Russia is Involved in Shady Military Campaigns in Africa

The recent announcement that thirty additional Russian Troops will be deployed to the Central African Republic (CAR) to support the UN peacekeeping mission instead of training government forces is bound to raise questions regarding the motivations of Russia in Africa. This move is the latest evidence of the apparent interest of Russia in the mineral-rich landlocked country. And, as with most of Russia’s foreign policies in Africa, controversy has followed their presence in the CAR close at hand. In this case, though, two things are of special interest. The first concerns the military.

CAR president, Faustin-Archange Touadéra, called on Russia for help in controlling the country, which has an arms embargo on it and 14 militia groups fighting for control of the territory.

For more than a year now, Russia has had elements on the ground training the CAR military as the country seeks to rebuild after a rebellion that overthrew the previous government. Even though there is a training facility on the ground currently training the CAR army, upgrading the facility to a military base is under consideration by the authorities in Bangui.

[perfectpullquote align=”right” bordertop=”false” cite=”” link=”” color=”” class=”” size=””]Russia has found itself competing with both the United States and China for access to economic assets in Africa. But most of its inroads on the continent are in suspicious circumstances in chaotic countries.[/perfectpullquote]

This shows the extent of Russia’s involvement on the ground. But there is also a European Union mission currently training the CAR military as well. How these two differently trained forces will interact in one standing military force will be an interesting situation to observe.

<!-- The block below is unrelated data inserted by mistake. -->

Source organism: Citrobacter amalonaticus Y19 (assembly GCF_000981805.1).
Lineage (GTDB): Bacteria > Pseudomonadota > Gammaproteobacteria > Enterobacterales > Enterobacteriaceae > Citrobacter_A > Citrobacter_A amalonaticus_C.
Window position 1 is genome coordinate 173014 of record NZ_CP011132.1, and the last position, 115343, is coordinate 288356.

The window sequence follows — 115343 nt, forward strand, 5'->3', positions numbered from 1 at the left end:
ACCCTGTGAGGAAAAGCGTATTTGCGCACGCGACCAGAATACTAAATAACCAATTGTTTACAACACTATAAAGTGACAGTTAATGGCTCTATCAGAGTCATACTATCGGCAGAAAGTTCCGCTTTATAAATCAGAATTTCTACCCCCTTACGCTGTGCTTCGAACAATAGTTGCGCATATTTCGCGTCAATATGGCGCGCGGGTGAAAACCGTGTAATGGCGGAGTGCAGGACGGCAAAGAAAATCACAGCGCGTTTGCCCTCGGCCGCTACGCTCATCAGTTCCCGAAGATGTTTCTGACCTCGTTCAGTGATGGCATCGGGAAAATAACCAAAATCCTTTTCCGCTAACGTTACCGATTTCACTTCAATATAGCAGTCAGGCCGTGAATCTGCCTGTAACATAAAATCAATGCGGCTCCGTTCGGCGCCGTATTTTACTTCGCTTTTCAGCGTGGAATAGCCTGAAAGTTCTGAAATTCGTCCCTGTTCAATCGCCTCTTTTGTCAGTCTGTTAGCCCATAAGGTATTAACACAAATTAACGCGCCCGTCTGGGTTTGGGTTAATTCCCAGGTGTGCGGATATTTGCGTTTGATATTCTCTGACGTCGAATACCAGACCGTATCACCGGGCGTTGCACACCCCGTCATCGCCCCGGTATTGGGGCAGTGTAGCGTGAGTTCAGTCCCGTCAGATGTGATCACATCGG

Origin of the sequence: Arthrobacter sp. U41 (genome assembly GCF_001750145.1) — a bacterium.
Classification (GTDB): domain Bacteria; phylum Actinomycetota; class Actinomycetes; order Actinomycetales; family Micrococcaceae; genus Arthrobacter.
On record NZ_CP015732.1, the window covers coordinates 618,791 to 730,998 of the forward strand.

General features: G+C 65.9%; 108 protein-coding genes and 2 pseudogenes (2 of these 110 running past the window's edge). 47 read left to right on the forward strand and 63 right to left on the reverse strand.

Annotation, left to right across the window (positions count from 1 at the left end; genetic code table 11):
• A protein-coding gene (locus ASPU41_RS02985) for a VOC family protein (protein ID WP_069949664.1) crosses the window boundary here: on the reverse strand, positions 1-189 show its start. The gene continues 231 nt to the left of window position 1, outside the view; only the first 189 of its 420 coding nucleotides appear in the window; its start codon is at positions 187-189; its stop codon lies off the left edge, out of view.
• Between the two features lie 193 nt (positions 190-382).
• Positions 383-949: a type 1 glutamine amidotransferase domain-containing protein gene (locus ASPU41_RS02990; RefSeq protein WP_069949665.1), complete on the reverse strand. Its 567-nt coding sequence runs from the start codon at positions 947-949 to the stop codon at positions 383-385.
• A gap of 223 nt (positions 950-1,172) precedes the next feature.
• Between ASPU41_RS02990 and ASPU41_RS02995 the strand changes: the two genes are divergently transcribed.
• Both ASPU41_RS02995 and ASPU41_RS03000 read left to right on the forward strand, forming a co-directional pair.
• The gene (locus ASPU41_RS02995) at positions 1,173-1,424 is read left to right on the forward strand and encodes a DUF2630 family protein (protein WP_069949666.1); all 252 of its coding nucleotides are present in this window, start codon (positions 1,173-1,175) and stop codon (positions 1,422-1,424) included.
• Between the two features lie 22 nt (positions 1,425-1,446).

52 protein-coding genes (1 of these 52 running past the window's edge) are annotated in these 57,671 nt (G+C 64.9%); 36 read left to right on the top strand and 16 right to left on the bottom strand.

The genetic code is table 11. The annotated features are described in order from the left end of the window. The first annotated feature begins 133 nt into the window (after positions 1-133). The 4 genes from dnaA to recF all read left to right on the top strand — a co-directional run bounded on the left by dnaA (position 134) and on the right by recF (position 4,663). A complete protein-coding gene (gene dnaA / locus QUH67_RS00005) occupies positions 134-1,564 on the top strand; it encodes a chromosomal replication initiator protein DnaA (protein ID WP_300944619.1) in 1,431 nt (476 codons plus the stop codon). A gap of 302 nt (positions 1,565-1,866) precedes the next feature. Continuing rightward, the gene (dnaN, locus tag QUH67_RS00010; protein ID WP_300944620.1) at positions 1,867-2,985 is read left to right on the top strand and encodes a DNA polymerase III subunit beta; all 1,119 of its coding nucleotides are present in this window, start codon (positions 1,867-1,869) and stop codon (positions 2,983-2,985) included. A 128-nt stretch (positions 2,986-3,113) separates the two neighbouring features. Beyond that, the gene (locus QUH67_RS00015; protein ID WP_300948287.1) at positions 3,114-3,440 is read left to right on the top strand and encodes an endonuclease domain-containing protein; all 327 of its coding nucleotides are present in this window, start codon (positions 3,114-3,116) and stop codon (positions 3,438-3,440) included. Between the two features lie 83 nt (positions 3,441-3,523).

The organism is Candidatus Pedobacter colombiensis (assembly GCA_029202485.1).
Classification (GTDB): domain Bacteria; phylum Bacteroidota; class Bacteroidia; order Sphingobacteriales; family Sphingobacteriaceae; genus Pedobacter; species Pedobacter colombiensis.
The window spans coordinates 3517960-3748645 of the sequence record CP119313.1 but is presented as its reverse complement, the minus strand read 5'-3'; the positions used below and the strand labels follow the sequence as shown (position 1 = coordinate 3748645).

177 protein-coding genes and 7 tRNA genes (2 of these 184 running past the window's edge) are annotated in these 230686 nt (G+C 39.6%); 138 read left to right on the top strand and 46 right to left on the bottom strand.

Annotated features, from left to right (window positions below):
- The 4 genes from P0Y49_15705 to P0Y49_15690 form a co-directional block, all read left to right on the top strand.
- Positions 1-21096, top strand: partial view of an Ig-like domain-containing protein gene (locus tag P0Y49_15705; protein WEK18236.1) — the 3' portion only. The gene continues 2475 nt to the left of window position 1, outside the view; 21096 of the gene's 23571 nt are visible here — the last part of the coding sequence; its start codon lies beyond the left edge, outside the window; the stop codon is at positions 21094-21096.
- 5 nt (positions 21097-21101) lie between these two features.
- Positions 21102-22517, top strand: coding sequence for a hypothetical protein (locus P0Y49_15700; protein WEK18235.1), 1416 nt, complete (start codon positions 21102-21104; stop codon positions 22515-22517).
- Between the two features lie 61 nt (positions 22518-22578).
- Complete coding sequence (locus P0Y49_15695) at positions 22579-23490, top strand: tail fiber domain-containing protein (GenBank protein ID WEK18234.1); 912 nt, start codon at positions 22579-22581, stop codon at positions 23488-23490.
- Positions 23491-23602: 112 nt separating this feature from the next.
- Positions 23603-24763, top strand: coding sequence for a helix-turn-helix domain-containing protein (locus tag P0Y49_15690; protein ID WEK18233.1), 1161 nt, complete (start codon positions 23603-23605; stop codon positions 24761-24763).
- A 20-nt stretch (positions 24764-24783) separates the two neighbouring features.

The other problem is in the secrecy with which Russia operates with the CAR military. Kremlin’s intentions have been shady.

Last July, three journalists investigating a private military company with ties to President Vladimir Putin were murdered in the CAR. That same company, Wagner Group, has garnered contracts on behalf of Russian interests in two other conflict zones in Africa. The first crisis spot in question here is Libya. There are now questions about the true purpose of Wagner Group in Libya–that it might be involved in military operations in the war-torn country.

But prior to the April 2019 Western Libya offensive, Russia was providing key logistical support to General Haftar and his Libyan National Army (LNA) based in the eastern port city of Benghazi. Since the LNA launched its recent drive on Tripoli, there are reports that Russia is scaling back the support it is providing Haftar, although, it is hard to believe that Russia will be willing to walk away from this relationship.

The other location of interest is Sudan.

The country is in the midst of a political transition at this point after the ouster of the former president, Omar Al-Bashir. Several Russian Companies with ties to President Putin were given access to the country in exchange for protection against US aggressive policies. But before the ouster of Bashir, there were reports that several Russian private military companies were actively supporting government efforts to curb the protests, which led to civilian deaths. The one thing that should be of concern here is that despite the ouster of Bashir, there has not been any sign of Russia pulling out of Sudan.

These three nations are just the tip of the iceberg of how Russia seeks to reassert its presence in Africa.

Russia has found itself competing with both the United States and China for access to economic assets in Africa. But most of its inroads on the continent are in suspicious circumstances in chaotic countries.

Scott Morgan is the President of Red Eagle Enterprises. He is a former US Marines and specializes in US Policy towards Africa focusing on Security and Asymmetrical Operations and Business Development South of the Sahara.